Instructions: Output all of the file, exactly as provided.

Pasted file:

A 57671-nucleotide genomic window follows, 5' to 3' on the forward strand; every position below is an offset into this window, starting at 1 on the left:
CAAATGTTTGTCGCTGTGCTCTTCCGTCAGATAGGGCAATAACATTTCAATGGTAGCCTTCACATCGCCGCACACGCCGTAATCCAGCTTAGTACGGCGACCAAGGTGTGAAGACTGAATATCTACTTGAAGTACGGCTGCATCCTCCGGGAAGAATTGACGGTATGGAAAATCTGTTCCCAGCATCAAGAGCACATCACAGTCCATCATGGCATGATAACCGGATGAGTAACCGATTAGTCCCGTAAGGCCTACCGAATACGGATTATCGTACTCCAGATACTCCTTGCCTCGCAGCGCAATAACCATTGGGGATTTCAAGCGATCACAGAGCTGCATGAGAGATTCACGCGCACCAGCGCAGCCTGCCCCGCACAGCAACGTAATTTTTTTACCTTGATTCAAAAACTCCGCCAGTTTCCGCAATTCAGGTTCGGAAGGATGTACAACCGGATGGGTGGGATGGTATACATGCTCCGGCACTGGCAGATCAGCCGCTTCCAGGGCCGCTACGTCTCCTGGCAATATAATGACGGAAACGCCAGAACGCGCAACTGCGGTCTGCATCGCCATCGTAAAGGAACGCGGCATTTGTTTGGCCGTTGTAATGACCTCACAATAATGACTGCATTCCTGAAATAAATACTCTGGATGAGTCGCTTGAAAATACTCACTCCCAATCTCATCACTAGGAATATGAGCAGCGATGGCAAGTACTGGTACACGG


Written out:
A 57671-nucleotide genomic window follows, 5' to 3' on the forward strand; every position below is an offset into this window, starting at 1 on the left:
CAAATGTTTGTCGCTGTGCTCTTCCGTCAGATAGGGCAATAACATTTCAATGGTAGCCTTCACATCGCCGCACACGCCGTAATCCAGCTTAGTACGGCGACCAAGGTGTGAAGACTGAATATCTACTTGAAGTACGGCTGCATCCTCCGGGAAGAATTGACGGTATGGAAAATCTGTTCCCAGCATCAAGAGCACATCACAGTCCATCATGGCATGATAACCGGATGAGTAACCGATTAGTCCCGTAAGGCCTACCGAATACGGATTATCGTACTCCAGATACTCCTTGCCTCGCAGCGCAATAACCATTGGGGATTTCAAGCGATCACAGAGCTGCATGAGAGATTCACGCGCACCAGCGCAGCCTGCCCCGCACAGCAACGTAATTTTTTTACCTTGATTCAAAAACTCCGCCAGTTTCCGCAATTCAGGTTCGGAAGGATGTACAACCGGATGGGTGGGATGGTATACATGCTCCGGCACTGGCAGATCAGCCGCTTCCAGGGCCGCTACGTCTCCTGGCAATATAATGACGGAAACGCCAGAACGCGCAACTGCGGTCTGCATCGCCATCGTAAAGGAACGCGGCATTTGTTTGGCCGTTGTAATGACCTCACAATAATGACTGCATTCCTGAAATAAATACTCTGGATGAGTCGCTTGAAAATACTCACTCCCAATCTCATCACTAGGAATATGAGCAGCGATGGCAAGTACTGGTACACGG